The Angel of Indian Lake by Stephen Graham Jones
April 11, 2024 5:21 PM - Subscribe

The final installment in the most lauded trilogy in the history of horror novels picks up four years after Don’t Fear the Reaper as Jade returns to Proofrock, Idaho, to build a life after the years of sacrifice—only to find the Lake Witch is waiting for her in New York Times bestselling author Stephen Graham Jones’s finale. -- Simon & Schuster

It’s been four years in prison since Jade Daniels last saw her hometown of Proofrock, Idaho, the day she took the fall, protecting her friend Letha and her family from incrimination. Since then, her reputation, and the town, have changed dramatically. There’s a lot of unfinished business in Proofrock, from serial killer cultists to the rich trying to buy Western authenticity. But there’s one aspect of Proofrock no one wants to confront…until Jade comes back to town. The curse of the Lake Witch is waiting, and now is the time for the final stand.

New York Times bestselling author Stephen Graham Jones has crafted an epic horror trilogy of generational trauma from the Indigenous to the townies rooted in the mountains of Idaho. It is a story of the American west written in blood. [book summary shamelessly ganked from the publisher's site, linked above]
posted by johnofjack (5 comments total) 2 users marked this as a favorite
Ooooh! This wasn't even on my radar. Definitely moving to the top of my reading list.
posted by Literaryhero at 7:00 AM on April 12 [1 favorite]

I cannot wait to read this.
posted by maryellenreads at 9:09 AM on April 12

Just finished listening. Thoughts:

1. SGJ works real hard to tie up all the loose ends. This is both good and bad. I don't mind a slasher with some plot holes, but it shows that he cared to track it all down. Some of the resolutions, however, are only observed, not explained, which I like.

2. It's a satisfying conclusion, although some people, I think, won't like the end. I think it's maybe the only way it could have gone?

3. The book is kind of baggy in places and a little too rushed at the end. There is a scene, in the woods near Terra Nova, where Jade gets really introspective, and, while it's important, kind of derails the action scene she's in. It would have been nice if SGJ could have found a different place for it, but... I guess I can see why it's there.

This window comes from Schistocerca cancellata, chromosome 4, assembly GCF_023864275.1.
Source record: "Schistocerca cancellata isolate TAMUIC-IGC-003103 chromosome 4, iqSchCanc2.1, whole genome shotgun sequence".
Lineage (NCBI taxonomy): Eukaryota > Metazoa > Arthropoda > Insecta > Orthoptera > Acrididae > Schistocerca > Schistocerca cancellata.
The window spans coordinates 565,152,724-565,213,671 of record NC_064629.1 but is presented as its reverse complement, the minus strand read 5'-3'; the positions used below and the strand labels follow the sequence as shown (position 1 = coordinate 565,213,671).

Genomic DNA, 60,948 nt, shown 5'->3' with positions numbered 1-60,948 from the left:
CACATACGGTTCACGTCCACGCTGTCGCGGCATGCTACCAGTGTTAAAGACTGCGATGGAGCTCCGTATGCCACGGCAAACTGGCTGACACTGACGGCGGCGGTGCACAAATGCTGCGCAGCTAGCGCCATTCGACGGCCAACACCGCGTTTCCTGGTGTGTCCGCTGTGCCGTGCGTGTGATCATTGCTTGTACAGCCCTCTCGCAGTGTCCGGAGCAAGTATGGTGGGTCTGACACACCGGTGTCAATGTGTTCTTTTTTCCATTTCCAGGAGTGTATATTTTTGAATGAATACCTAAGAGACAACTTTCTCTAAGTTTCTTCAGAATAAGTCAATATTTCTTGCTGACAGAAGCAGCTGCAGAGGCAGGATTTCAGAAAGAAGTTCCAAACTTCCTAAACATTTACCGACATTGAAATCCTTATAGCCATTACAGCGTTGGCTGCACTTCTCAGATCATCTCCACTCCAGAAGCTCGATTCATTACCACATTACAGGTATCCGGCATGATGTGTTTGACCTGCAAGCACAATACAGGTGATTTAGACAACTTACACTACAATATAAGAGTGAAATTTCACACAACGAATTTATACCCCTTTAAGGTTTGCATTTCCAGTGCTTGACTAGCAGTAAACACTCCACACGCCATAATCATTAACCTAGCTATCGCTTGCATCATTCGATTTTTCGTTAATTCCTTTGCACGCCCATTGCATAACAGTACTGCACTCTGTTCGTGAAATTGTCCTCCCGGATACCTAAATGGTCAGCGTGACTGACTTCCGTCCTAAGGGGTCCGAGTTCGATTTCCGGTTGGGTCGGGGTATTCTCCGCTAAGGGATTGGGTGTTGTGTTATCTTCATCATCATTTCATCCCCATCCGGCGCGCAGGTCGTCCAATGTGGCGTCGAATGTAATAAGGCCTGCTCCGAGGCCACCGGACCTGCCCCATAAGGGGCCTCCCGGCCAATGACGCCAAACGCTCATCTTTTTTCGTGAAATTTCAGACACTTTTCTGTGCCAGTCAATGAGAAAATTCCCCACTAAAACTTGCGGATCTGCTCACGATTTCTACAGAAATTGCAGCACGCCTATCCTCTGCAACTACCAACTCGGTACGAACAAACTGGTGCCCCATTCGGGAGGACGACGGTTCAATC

4. I like that SGJ is pretty ruthless to the supporting cast. It's a slasher, after all.

5. I also like that Letha is out of the story for a lot of the running time; she is a great character, but Jade needs some space.

6. I liked the Hawkwind reference.

7. I did not like cramming the book with slasher film name references -- chapter titles, good, having Jade say "I went into... The Last House on the Left" feels a bit cheap.

8. As usual, SGJ gives us some unexpected allies and enemies, which is always nice.

9. Also, as usual, there are a bit too many killers. The story is confusing at times, when it should be tightening up towards the climax.

10. On the other hand, the story is a real roller coaster, with highs followed by drops followed by highs.

11. For the audio book, I did not love the multiple readers, especially the cameo by King, who was pretty substandard.

12. As usual, SGJ writes a mean acknowledgements section, tracking and tipping the hat to a huge mass of influences. It's charming, but he's always too modest. They say, after all, that authors borrow, but the best authors steal.

13. We have to end on 13. This is a great culmination of a series. the series comes full circle, as does Jade, with a sense that she is really where she needs to be and always was going to end up. It's all expalined but manages to stay weird and unearthly, and it really does feel like an ending, a bit like Ripley falling into the forge at the end of Alien III. There could be sequels, but the trilogy is done.
posted by GenjiandProust at 4:37 PM on April 16

I still like Letha's character but I agree about letting Jade have the limelight in this one. That said, it comes with some baggage, and in this case it's Jade's deep--almost relentless--interiority which, as you pointed out, can derail the action scenes. I think the scene you're talking about is probably the same one I noticed, right after Jade calls Letha back? I felt the same way about it--"why are we doing all this deep introspection right here? This is where the pacing usually starts to pick up."

This is the fourth Stephen Graham Jones book I've read, and by most accounts this trilogy and/or The Only Good Indians are his best. I've felt pretty conflicted about all the books; the author is obviously very smart and knowledgeable, but I think he and I have different ideas about what we want out of a story. [shrugs]
posted by johnofjack at 9:30 AM on April 21 [1 favorite]

I was thinking of the scene in the media with the bear trap, and Jade and the temporary final girl woman are waiting for Zombie Tab, and Jade is way down a self-loathing hole, and I’m like “your zombie abusive dad is almost here, please, take action!” but your suggestion is also good.
posted by GenjiandProust at 3:51 PM on April 21 [1 favorite]

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